The challenge of the films that I have mentioned is that they are fairly unique in their approach, tone and subject matter and don't lend themselves very well to a brief summary. Here's my shot at a summary for Bad Santa -- sort of like It's a Wonderful Life with Jimmy Stewart never sobering up. Bad Santa is a profane and intentionally offensive film that actually has a semi-sweet centre. Billy Bob Thorton is a misanthropic alcoholic Santa (who really is a safecracker) who is teamed up with Tony Cox as an elf (who is really the brains behind the operation) who travel from town to town every Christmas robbing department stores on Christmas Eve. Thorton throws himself into the role and wallows in the filth with complications added by a misfit kid played by Brett Kelly and a bartender (who is really a Santa fetishist) played by Lauren Graham. The cast is amazing and Zwigoff stays true to the very dark tone throughout.

I laughed out loud a lot and in thinking about the film and the balance between comedy and pathos I still laugh about parts of the film. There is an odd and twisted moral message in the film that makes you smile, but it's not a Hollywood ending. While the Bad Santa trailer is in Apple's trailer section, the link to the official site goes to Miramax's site because Dimension Films is a subsidiary of Miramax which is a subsidiary of Disney and there isn't an official site for Bad Santa at all. Films like Bad Santa, The Guru, Ghost World and Monkeybone are completed, then marketed in a perfunctory fashion and then are released to video. What's fascinating about Bad Santa is that after 2 weeks in release it is doing better than the latest Ron Howard film, The Missing, which had more publicity.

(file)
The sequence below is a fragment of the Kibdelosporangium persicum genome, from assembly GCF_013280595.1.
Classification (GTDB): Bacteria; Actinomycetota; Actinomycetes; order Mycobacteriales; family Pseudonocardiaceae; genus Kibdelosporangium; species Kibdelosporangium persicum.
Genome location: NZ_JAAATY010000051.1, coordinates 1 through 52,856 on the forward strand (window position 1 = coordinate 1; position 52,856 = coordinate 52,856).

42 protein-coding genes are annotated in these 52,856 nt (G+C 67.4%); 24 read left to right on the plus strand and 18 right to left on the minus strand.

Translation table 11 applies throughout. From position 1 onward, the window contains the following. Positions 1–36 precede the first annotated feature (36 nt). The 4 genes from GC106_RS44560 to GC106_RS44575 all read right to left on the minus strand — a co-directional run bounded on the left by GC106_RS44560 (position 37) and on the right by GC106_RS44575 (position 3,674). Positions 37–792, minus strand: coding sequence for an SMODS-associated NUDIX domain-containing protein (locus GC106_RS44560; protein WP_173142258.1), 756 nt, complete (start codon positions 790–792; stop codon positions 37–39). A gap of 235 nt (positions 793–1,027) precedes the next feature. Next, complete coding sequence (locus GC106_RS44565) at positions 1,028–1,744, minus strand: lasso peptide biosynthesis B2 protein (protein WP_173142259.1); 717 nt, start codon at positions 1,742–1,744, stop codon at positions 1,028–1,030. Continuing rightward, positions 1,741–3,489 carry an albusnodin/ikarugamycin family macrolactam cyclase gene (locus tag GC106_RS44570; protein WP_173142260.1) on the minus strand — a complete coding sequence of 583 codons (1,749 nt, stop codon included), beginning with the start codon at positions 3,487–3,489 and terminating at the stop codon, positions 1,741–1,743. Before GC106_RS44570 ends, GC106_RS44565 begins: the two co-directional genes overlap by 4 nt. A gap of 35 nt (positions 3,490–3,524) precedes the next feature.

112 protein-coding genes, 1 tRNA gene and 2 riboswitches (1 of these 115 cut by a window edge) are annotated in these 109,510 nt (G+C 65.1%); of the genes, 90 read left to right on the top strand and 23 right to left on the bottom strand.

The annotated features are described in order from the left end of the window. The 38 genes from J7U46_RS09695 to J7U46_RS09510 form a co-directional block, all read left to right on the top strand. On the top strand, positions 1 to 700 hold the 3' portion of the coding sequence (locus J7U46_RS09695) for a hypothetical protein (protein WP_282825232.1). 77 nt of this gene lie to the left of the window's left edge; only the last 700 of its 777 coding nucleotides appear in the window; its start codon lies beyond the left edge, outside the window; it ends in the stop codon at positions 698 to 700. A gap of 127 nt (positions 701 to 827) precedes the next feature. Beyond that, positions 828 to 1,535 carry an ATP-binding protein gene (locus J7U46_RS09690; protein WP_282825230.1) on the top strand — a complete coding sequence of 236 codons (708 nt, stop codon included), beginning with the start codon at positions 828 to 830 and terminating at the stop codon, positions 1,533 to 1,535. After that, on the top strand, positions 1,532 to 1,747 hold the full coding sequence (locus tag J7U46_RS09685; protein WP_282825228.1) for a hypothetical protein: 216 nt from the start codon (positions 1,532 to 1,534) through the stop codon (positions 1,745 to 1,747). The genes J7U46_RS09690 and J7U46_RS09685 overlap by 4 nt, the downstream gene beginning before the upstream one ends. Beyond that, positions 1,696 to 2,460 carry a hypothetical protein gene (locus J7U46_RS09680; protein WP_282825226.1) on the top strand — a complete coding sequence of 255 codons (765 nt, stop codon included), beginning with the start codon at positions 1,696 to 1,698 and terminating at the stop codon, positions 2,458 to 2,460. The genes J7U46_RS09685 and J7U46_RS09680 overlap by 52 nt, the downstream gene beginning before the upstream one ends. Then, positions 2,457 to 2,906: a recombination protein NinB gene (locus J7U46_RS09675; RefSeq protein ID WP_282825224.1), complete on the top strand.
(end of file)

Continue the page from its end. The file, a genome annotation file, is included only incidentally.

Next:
Zwigoff burst (well, maybe emerged is more appropriate) onto the scene with the documentary Crumb, about cartoonist R. Crumb. He moved into drama with the adaptation of Daniel Clowes's comic book Ghost World. The final odd element in the whole equation of Bad Santa is the script written by John Requa and Glenn Ficarra who are the team who wrote the family comedy Cats & Dogs. It seems as if Bad Santa is the very dark comedic balance to the family comedy. Maybe the lack of promotion of the film is due to possible confusion and the potentially horrific accident of someone mistaking the film for a family comedy. But really, I think that it's because the film takes a off-kilter point of view without condescending to the audience and it sticks with it all the way to the end of the line. I loved it!

The Office

Chris Campbell